Photo: United Artists
Some of the most beloved movies ever were based on books. But just because we loved them doesn’t mean the original author did.Turns out huge actors including Tom Cruise, Christian Bale and Jack Nicholson didn’t impress the authors.
From Disney flicks to Stephen King thrillers, check out which film adaptations authors hated.
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Despite having script approval, Travers' edits were largely disregarded. Travers loathed the movie's animated sequences and was perturbed that Mary Poppins' strict side was downplayed.
After some heated meetings, Travers reluctantly approved. She would have been shunned from the star-studded premiere had she not shamed a Disney exec into an invite.
The 65-year-old Travers spent most of the movie crying and ultimately refused to let Disney touch the rest of the series.
Not only did Anthony Burgess dislike the movie based on his novella A Clockwork Orange, he later regretted writing any of it in the first place.
Clive Cussler's Dirk Pitt tales have a cult following. Dirk Pitt movies don't, especially 2005's Sahara starring Matthew McConaughey and Penelope Cruz.
In fact, it was a certified flop: the $145 million production made just $68 million at the box office. Cussler said it was because the producer failed to give him total script control as agreed upon and sued for $38 million. He lost.
In fact, Cussler was ordered to pay $13.9 million for legal fees incurred by the Sahara production company. Though that order was overturned in 2010, it's safe to say that Cussler probably won't be pursuing that relationship again.
By the way, the other Dirk Pitt movie adaptation, Raise the Titanic!, was also an epic stinker and was even nominated for the first ever Golden Raspberry Award (in multiple categories). Despite having the star presence of Oscar winners Jason Robards and Alec Guinness, the movie made back less than 20 per cent of its $40 million budget.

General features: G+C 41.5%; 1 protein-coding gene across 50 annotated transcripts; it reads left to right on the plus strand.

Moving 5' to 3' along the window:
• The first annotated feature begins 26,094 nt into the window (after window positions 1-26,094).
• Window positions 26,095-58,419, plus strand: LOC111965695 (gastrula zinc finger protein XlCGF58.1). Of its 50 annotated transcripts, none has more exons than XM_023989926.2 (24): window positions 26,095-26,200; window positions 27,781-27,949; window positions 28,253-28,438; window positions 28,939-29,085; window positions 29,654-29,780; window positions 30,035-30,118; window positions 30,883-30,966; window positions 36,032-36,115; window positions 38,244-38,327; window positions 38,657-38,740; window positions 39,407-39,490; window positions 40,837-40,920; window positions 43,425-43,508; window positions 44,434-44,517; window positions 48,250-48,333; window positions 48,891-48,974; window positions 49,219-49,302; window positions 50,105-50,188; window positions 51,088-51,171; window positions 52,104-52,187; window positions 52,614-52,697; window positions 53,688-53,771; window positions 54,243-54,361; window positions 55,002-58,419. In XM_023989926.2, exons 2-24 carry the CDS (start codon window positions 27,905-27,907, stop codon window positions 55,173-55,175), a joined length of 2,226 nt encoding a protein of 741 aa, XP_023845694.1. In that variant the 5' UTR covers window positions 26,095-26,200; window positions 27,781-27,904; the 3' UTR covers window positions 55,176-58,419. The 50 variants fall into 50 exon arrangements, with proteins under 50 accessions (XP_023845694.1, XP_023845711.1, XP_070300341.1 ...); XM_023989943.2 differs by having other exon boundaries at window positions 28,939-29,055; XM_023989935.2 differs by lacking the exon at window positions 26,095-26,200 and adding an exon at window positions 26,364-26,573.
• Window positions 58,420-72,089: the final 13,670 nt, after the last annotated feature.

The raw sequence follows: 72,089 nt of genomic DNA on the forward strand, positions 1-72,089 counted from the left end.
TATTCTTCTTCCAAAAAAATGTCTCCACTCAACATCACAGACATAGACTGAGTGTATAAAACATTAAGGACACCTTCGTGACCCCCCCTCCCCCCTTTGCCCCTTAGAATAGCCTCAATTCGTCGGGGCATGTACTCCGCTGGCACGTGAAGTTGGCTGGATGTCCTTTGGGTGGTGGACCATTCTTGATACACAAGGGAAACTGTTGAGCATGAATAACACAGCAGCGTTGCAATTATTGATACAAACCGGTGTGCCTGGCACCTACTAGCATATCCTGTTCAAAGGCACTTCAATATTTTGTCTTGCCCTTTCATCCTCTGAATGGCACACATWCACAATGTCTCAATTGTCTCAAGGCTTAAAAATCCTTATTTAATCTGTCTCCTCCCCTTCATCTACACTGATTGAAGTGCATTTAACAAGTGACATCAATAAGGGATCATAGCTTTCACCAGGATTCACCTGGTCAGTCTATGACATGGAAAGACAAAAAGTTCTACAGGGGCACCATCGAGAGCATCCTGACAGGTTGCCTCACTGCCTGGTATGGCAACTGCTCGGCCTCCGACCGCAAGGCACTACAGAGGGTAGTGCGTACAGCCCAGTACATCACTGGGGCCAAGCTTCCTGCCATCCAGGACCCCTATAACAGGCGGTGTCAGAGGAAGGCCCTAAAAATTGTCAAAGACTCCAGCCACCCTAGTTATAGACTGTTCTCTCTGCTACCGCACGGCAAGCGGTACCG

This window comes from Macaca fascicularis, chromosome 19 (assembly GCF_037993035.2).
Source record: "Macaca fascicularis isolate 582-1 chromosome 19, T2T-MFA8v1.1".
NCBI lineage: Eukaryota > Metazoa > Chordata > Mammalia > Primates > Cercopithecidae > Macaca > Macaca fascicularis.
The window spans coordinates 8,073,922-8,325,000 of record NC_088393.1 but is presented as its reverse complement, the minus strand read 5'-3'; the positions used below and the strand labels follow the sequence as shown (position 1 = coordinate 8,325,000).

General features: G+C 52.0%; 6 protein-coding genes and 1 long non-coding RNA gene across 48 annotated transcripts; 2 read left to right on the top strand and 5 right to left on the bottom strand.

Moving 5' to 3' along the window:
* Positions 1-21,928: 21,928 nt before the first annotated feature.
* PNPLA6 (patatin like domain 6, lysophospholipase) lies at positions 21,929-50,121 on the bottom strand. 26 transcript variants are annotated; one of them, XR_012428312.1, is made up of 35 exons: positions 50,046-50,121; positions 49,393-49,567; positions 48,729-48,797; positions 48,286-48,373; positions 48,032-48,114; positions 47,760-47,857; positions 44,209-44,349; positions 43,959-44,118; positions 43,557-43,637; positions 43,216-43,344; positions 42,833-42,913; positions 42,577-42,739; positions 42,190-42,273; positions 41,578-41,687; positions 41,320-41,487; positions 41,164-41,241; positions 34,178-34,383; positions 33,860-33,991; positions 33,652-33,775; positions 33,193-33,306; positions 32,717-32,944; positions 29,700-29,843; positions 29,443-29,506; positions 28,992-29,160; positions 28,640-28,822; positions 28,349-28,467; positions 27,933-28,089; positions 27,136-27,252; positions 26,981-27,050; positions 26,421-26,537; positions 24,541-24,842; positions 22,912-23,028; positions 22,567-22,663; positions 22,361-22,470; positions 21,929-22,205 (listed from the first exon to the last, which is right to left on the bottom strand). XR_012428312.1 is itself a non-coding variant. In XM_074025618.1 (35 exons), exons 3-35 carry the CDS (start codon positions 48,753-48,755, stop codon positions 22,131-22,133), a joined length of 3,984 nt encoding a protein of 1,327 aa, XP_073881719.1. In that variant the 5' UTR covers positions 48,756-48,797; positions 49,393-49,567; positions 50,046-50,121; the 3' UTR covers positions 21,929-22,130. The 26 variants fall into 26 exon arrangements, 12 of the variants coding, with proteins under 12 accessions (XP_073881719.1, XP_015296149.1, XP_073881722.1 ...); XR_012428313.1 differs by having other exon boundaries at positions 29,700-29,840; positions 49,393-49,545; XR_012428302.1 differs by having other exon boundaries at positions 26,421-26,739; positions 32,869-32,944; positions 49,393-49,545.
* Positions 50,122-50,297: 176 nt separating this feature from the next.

There's a reason no one has ever seen a big-screen version of Catcher in the Rye or Franny and Zooey.
In the late '40s, J.D. Salinger consented to have his short story Uncle Wiggly in Connecticut made into a movie retitled My Foolish Heart. He was so mortified by the swooning love story that he swore his works would never be butchered again.
More from Mental Floss: 14 Movie Cameos by the Authors of the Original Books
Bret Easton Ellis doesn't think any of the film adaptations of his books are that great (save for maybe The Rules of Attraction), but he dislikes some more than others.
Kesey was originally slated to help with the production, but left two weeks into the process. Though he claimed for a long time that he didn't even watch it and was especially upset that they didn't keep the viewpoint of Chief Bromden, his wife later said that he was glad the movie was made.
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